“How many?” a hostess greeted me at the door of a crowded pub.
“Oh I’m meeting some friends here,” I explained, “I think some of them are here already.”
“Okay well feel free to have a look around!”
“Will do! But I might have some trouble… You see, I’ve never actually met these particular friends in real life.”
Kidding. I didn’t really say this last part. Not to the hostess. Though I’d told some people… Family members, friends, Sher… When she told me that she was going to Chicago one weekend, I tried to relate, “Oh I’m going to be in Chicago in early September!”
“Oh really? For what?” Sher asked.
“A girls trip…” (I felt just the slightest bit cool for the first time in three years as the words rolled off my tongue.)
“Oh how do you know them?”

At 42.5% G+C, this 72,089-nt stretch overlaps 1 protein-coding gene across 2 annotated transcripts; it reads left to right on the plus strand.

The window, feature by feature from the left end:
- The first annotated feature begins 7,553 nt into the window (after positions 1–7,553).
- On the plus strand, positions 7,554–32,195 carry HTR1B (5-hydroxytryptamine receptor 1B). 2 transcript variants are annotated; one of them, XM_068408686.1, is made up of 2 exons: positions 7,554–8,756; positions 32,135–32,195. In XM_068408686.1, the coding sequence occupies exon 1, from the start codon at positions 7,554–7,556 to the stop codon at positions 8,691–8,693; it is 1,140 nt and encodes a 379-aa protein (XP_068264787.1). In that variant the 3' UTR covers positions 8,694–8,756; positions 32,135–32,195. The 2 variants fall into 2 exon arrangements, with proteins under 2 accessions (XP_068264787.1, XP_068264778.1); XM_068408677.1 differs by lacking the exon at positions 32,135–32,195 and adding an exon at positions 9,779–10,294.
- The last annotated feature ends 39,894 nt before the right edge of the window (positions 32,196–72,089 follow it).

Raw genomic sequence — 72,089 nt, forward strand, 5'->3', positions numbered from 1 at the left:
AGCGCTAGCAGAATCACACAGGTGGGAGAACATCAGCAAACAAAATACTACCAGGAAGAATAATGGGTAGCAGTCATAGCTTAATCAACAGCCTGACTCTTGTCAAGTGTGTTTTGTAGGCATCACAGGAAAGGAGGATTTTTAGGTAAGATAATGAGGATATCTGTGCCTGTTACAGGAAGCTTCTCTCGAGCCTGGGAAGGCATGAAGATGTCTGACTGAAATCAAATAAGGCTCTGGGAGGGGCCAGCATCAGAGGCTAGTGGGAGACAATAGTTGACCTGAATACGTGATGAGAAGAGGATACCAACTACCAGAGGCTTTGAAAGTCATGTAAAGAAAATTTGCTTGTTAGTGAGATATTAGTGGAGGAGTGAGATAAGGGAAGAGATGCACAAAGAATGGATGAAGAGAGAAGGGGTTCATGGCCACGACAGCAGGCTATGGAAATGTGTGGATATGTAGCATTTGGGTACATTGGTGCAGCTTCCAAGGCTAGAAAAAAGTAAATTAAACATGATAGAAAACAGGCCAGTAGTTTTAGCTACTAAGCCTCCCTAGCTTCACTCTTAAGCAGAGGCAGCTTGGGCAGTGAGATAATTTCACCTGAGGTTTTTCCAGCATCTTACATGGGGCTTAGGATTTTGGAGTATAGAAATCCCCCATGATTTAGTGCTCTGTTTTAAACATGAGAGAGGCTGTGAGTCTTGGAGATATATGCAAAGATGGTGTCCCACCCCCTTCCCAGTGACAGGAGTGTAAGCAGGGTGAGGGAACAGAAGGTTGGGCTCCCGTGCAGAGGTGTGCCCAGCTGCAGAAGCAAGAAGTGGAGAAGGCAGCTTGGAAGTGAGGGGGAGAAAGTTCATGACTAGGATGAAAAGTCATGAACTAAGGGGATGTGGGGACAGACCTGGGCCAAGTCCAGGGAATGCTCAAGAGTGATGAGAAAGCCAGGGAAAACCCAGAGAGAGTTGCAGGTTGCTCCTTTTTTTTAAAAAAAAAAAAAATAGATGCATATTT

“Well, we met online. Each one of us has a child who died.”
“Oh.” (It’s always a conversation stopper.)
So instead I just stood near the entrance, feet frozen in place as I peered timidly around corners thinking, “I don’t think I see them.”
I’ve always been bad at this. Finding people in person who I’ve only ever seen in pictures. The stakes always seem high too, because could there be anything more embarrassing than to get it wrong? (Yes there could be, but STILL.)
So I texted the group, “I’m here!”
“Are you really going to make me come find you guys?!”
“Hahaha,” responded R, who was still en route.
Finally another reply from S, “Well, I managed to find A!”
Though we’d been texting for nearly two years, I must admit some part of me was a tad nervous, “Would we get along as swimmingly in person? Would it be awkward? So awkward that it obliterated our texting relationships?”